It is a 500-year-old mystery that could draw in the Queen, the Pope and the billionaire Bill Gates.
An international team of scientists are bidding to track down the real remains of Leonardo da Vinci, extract his DNA to shed new light on his character and create a model of what the great Renaissance genius would have looked like.
Cracking the real da Vinci code is expected to be difficult and some of the world’s leading experts in genetics – including some who worked with the FBI to identify those killed in the 9/11 attacks – will be working on the case.
The project could see hairs taken from paintings known to be his work, the owners of some of his hand-written journals – such as Queen Elizabeth, the Vatican and Mr Gates – could be asked to submit them for fingerprint tests, and suspected living relatives will be asked to provide samples of their DNA for analysis.
Jesse Ausubel, vice-chairman of the US-based Richard Lounsbery Foundation, which has helped to create the project, said: “I think everyone in the group believes that Leonardo, who devoted himself to advancing art and science, who delighted in puzzles, and whose diverse talents and insights continue to enrich society five centuries after his passing, would welcome the initiative of this team - indeed would likely wish to lead it were he alive today."
Da Vinci, famed for the Mona Lisa and The Last Supper, is regarded as possibly the greatest-ever painter. He also designed plausible flying machines centuries before the age of flight – including a prototype helicopter – and drew incredibly intricate studies of human and animal anatomy.
But he has always been something of an enigma to historians, partly because of his own obsession with secrecy.
Announcing The Leonardo Project in the journal Human Evolution, the researchers said they hoped to mirror the success of projects to identify the remains of people like King Richard III of England and Miguel de Cervantes, the author of Don Quixote.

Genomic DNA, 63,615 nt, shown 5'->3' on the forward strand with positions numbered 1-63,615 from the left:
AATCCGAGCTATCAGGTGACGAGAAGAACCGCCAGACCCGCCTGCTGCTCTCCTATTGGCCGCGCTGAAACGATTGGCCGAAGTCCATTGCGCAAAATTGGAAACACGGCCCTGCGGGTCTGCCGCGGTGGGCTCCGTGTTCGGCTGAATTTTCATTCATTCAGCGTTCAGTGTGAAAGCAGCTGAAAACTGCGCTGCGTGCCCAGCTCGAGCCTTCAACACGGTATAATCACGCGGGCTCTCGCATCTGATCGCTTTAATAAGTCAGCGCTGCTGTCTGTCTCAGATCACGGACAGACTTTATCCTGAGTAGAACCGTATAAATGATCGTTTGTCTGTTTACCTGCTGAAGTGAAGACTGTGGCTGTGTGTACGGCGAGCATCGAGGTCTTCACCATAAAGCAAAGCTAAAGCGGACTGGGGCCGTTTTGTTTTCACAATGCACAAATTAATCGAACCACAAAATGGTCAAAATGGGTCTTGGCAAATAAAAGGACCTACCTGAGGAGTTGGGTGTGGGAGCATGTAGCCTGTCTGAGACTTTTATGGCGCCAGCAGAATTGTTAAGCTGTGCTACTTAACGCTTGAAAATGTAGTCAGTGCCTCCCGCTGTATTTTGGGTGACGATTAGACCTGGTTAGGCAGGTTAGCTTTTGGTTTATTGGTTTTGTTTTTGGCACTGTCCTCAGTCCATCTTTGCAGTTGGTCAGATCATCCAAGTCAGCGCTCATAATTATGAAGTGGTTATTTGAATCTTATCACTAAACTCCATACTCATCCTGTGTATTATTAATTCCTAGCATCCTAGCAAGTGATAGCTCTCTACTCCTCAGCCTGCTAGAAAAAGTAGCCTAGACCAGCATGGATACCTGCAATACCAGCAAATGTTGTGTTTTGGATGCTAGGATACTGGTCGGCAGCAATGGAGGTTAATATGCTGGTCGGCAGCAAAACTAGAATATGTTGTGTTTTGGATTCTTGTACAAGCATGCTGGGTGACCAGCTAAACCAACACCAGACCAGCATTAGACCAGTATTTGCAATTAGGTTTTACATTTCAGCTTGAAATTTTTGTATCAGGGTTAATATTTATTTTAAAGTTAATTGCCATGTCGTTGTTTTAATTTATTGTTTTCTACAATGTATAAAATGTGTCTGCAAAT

It is believed da Vinci, who died in 1519 at the age of 67, is buried in Amboise, France.
The French government has refused to initial request to examine his purported remains, but the researchers said they hoped the launch of such a large project – involving scientists from Italy, Spain, France, the United States and other countries – would help change their mind.
Confirming his identity would then allow scientists to test his remains to shed new light on things like what he ate – he was famously vegetarian – what diseases he may have suffered from, where he travelled to during his life and some of his personal habits.
It could also confirm stories that his mother, Caterina, who may have been a servant or possibly a slave, was originally from an area north of the Black Sea.
The team could also create a 3D model of his face, as was done with King Richard.
Brunetto Chiarelli, editor of Human Evolution, wrote in the journal that their quest to find da Vinci’s DNA was “fraught with difficulty”.
But he added: “Matching Leonardo's DNA to that of his family presents puzzles that are minutely specific to their history and circumstances, but the tools the investigators use are generic and broadly applicable.
“We stand to gain not only greater historical knowledge of Leonardo but possibly a reconstruction of his genetic profile, which could provide insights into other individuals with remarkable qualities.
“The last Plantagenet King of England and the author who gave us Don Quixote are two whose places in history are somewhat better documented now through recent anthropological study. Is Leonardo the next?”
The researcher said they hoped to announce their findings in 2019 on the 500th anniversary of da Vinci’s death.
Join our commenting forum
Join thought-provoking conversations, follow other Independent readers and see their replies